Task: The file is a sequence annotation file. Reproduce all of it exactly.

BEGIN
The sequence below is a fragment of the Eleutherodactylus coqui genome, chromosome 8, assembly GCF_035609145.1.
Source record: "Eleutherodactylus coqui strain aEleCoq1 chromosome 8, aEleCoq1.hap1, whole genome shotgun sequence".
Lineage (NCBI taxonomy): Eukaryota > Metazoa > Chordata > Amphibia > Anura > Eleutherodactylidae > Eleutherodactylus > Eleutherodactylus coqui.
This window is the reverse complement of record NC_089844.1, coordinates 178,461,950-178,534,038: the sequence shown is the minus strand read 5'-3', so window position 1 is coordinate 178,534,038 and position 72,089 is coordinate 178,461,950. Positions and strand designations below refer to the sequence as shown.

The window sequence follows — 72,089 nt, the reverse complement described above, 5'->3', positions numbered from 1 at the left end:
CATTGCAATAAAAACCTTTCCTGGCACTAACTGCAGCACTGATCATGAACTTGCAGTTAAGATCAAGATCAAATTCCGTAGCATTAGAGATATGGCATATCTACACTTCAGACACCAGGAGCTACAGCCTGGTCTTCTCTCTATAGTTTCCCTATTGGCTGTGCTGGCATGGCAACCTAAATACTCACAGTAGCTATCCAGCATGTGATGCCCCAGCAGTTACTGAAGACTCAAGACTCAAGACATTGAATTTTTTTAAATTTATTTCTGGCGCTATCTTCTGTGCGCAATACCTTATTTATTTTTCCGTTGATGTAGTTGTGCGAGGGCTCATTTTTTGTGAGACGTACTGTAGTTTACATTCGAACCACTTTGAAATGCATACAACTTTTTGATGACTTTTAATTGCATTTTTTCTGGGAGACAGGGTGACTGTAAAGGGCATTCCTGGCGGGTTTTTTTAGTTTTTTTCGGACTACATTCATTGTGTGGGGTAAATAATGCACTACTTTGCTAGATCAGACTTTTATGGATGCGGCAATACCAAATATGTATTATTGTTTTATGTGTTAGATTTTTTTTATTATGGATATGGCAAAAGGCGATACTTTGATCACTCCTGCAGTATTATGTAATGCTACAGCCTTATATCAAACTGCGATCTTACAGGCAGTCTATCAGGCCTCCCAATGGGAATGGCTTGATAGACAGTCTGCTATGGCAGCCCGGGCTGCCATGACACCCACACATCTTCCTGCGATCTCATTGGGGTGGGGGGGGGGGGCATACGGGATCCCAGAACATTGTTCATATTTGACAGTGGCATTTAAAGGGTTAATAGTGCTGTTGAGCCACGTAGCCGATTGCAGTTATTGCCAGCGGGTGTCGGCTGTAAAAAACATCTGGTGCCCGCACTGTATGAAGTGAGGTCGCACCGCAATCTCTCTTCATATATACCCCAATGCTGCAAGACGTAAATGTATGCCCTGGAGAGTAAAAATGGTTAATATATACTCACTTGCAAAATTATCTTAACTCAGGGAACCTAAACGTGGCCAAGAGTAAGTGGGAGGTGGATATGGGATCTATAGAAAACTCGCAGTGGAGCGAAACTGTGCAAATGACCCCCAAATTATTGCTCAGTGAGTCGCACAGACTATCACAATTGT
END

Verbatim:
The sequence below is a fragment of the Eleutherodactylus coqui genome, chromosome 8, assembly GCF_035609145.1.
Source record: "Eleutherodactylus coqui strain aEleCoq1 chromosome 8, aEleCoq1.hap1, whole genome shotgun sequence".
Lineage (NCBI taxonomy): Eukaryota > Metazoa > Chordata > Amphibia > Anura > Eleutherodactylidae > Eleutherodactylus > Eleutherodactylus coqui.
This window is the reverse complement of record NC_089844.1, coordinates 178,461,950-178,534,038: the sequence shown is the minus strand read 5'-3', so window position 1 is coordinate 178,534,038 and position 72,089 is coordinate 178,461,950. Positions and strand designations below refer to the sequence as shown.

The window sequence follows — 72,089 nt, the reverse complement described above, 5'->3', positions numbered from 1 at the left end:
CATTGCAATAAAAACCTTTCCTGGCACTAACTGCAGCACTGATCATGAACTTGCAGTTAAGATCAAGATCAAATTCCGTAGCATTAGAGATATGGCATATCTACACTTCAGACACCAGGAGCTACAGCCTGGTCTTCTCTCTATAGTTTCCCTATTGGCTGTGCTGGCATGGCAACCTAAATACTCACAGTAGCTATCCAGCATGTGATGCCCCAGCAGTTACTGAAGACTCAAGACTCAAGACATTGAATTTTTTTAAATTTATTTCTGGCGCTATCTTCTGTGCGCAATACCTTATTTATTTTTCCGTTGATGTAGTTGTGCGAGGGCTCATTTTTTGTGAGACGTACTGTAGTTTACATTCGAACCACTTTGAAATGCATACAACTTTTTGATGACTTTTAATTGCATTTTTTCTGGGAGACAGGGTGACTGTAAAGGGCATTCCTGGCGGGTTTTTTTAGTTTTTTTCGGACTACATTCATTGTGTGGGGTAAATAATGCACTACTTTGCTAGATCAGACTTTTATGGATGCGGCAATACCAAATATGTATTATTGTTTTATGTGTTAGATTTTTTTTATTATGGATATGGCAAAAGGCGATACTTTGATCACTCCTGCAGTATTATGTAATGCTACAGCCTTATATCAAACTGCGATCTTACAGGCAGTCTATCAGGCCTCCCAATGGGAATGGCTTGATAGACAGTCTGCTATGGCAGCCCGGGCTGCCATGACACCCACACATCTTCCTGCGATCTCATTGGGGTGGGGGGGGGGGGCATACGGGATCCCAGAACATTGTTCATATTTGACAGTGGCATTTAAAGGGTTAATAGTGCTGTTGAGCCACGTAGCCGATTGCAGTTATTGCCAGCGGGTGTCGGCTGTAAAAAACATCTGGTGCCCGCACTGTATGAAGTGAGGTCGCACCGCAATCTCTCTTCATATATACCCCAATGCTGCAAGACGTAAATGTATGCCCTGGAGAGTAAAAATGGTTAATATATACTCACTTGCAAAATTATCTTAACTCAGGGAACCTAAACGTGGCCAAGAGTAAGTGGGAGGTGGATATGGGATCTATAGAAAACTCGCAGTGGAGCGAAACTGTGCAAATGACCCCCAAATTATTGCTCAGTGAGTCGCACAGACTATCACAATTGT